Originally published in Points West magazine
William R. Leigh in Cody Country
By Sarah E. Boehme, Former Curator, Whitney Western Art Museum
The landscape and western life around Cody, Wyoming, have inspired many works of art, but few are as fiercely dramatic as the William R. Leigh (1866–1955) painting of Grizzly at Bay, 1913–15, oil on canvas, William E. Weiss Purchase Fund (see above). At the edge of a forest among dead and decaying tree stumps, a ferocious grizzly bear stands over a fallen hunter whose rifle lies useless nearby. Equally ferocious hunting dogs bare their teeth, snarl and encircle the grizzly, holding him back from the hunter and keeping him in place. In the background, running up a ridge in the nick of time, appear two other hunters. The closest hunter can end the standoff and save his partner with a well-placed shot from his rifle.
This depiction of life and death struggle, of violence and hunterly skill, resulted from Leigh’s participation in a 1912 museum-sanctioned collecting expedition. He accompanied Cody guides Ned Frost, Fred Richard and Will Richard, who were leading Dr. J.D. Figgins in a search for a grizzly specimen for the Colorado natural history museum, now the Denver Museum of Natural History.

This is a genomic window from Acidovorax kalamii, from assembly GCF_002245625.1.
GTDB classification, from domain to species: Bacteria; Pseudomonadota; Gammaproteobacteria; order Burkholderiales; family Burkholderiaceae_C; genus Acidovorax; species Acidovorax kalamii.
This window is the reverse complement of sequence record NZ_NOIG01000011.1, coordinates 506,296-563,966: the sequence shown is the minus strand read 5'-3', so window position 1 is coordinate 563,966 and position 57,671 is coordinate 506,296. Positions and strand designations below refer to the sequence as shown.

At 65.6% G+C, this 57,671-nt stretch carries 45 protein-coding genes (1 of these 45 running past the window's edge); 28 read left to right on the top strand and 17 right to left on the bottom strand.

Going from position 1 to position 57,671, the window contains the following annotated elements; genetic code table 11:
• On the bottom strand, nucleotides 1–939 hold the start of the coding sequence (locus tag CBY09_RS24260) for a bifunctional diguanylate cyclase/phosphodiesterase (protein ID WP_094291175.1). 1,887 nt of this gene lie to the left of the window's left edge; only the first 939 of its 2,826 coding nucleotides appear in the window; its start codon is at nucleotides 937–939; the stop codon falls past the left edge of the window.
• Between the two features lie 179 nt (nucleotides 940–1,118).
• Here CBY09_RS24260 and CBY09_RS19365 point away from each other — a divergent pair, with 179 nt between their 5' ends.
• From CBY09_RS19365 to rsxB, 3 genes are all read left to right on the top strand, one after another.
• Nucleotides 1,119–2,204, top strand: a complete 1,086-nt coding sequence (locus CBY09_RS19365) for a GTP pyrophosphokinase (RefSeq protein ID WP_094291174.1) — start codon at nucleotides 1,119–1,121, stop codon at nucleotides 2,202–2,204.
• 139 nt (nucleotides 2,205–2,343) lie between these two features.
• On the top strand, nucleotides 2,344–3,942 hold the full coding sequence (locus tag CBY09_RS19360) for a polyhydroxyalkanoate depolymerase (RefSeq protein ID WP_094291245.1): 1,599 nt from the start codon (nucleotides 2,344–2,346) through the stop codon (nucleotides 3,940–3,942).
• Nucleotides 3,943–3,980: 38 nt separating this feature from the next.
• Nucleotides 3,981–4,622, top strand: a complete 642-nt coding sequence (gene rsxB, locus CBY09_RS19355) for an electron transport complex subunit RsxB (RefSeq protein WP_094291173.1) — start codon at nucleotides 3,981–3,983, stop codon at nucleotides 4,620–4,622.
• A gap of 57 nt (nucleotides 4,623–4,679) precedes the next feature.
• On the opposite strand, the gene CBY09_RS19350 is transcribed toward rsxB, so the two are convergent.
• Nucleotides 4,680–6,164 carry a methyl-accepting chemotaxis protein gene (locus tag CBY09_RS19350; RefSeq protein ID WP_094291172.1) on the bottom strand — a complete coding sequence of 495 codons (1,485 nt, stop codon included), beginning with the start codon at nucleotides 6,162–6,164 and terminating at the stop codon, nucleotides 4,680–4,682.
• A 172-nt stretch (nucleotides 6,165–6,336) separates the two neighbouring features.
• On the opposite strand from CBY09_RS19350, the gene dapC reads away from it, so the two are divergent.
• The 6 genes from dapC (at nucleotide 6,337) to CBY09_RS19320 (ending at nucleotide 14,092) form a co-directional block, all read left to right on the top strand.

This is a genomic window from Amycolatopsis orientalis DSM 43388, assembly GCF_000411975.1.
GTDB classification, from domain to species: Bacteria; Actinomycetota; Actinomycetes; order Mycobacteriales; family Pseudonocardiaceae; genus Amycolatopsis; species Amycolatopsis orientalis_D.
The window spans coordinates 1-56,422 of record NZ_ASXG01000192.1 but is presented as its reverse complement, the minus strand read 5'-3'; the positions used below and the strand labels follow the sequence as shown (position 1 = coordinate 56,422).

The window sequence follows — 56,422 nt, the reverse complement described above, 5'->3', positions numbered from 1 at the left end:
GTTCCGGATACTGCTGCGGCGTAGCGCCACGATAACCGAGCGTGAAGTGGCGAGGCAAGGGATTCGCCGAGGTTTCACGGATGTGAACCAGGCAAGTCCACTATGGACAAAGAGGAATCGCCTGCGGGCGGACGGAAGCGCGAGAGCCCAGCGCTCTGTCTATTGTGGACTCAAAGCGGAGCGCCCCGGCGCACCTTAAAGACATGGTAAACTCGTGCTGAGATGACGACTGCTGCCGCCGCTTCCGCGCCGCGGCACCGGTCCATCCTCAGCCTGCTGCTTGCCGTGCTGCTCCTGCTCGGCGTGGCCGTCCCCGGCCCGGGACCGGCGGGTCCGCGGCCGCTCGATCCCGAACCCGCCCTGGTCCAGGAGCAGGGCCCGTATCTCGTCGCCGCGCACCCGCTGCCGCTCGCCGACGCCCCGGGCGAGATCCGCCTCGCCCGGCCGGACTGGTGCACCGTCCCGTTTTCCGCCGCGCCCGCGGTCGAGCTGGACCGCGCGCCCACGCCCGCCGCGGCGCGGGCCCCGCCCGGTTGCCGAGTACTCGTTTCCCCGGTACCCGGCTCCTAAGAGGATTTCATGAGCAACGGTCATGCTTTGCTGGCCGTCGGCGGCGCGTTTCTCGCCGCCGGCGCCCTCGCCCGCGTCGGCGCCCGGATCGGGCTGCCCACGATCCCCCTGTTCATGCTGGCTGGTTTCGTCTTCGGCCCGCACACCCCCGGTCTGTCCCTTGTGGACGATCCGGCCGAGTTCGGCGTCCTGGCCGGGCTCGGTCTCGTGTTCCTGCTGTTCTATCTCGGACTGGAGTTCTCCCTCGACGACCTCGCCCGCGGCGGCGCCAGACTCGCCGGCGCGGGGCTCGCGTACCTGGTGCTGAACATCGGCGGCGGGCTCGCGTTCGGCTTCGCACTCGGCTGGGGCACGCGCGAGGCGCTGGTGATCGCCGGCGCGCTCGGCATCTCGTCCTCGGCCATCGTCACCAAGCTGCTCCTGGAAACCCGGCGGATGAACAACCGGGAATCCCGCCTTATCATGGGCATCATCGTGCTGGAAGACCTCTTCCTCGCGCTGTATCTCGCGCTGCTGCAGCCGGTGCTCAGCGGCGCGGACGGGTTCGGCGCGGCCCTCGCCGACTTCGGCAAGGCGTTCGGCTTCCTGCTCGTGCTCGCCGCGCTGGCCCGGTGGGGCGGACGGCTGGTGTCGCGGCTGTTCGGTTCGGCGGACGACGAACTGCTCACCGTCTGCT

The hunting party ventured into the rugged countryside near the eastern boundary of Yellowstone National Park. According to published accounts from Ned Frost and J.D. Figgins, after several days of hunting, they tracked and cornered a grizzly. Leigh, the artist, saw this as an opportunity to obtain studies for a future painting. As the dogs held the bear at bay, Leigh excitedly yelled to Frost to make the bear stand. Using a Kodak camera and his sketching implements, the artist made studies as the bruin thrashed and roared.
Dr. Figgins described the actions of the other members of the party while Leigh sketched and took snapshots. In the Rocky Mountain News, April 7, 1917, he was quoted, “…we waited nearby, changing our position occasionally in order to maintain a vantage point in case the bear should make a break for liberty. It was in one of those maneuvers, 1 think, that the guide came too close to the fighting dogs and was knocked down. This gave Mr. Leigh the idea which he has incorporated in his picture as it was finished.” Thus in reality, the dogs held the bear at bay not to save a hunter, but rather to provide a source for art. In the end, Leigh produced his paintings, the guides took the bear meat, and Figgins had the head and hide for his habitat exhibit.
Leigh’s excursion into grizzly country was one of several treks in the Cody area which were crucial to his development as a painter of the American West. His Wyoming experience were highlighted in a special exhibition—William R. Leigh: Wyoming Field Sketches—in fall 1998 at the Buffalo Bill [Center of the West].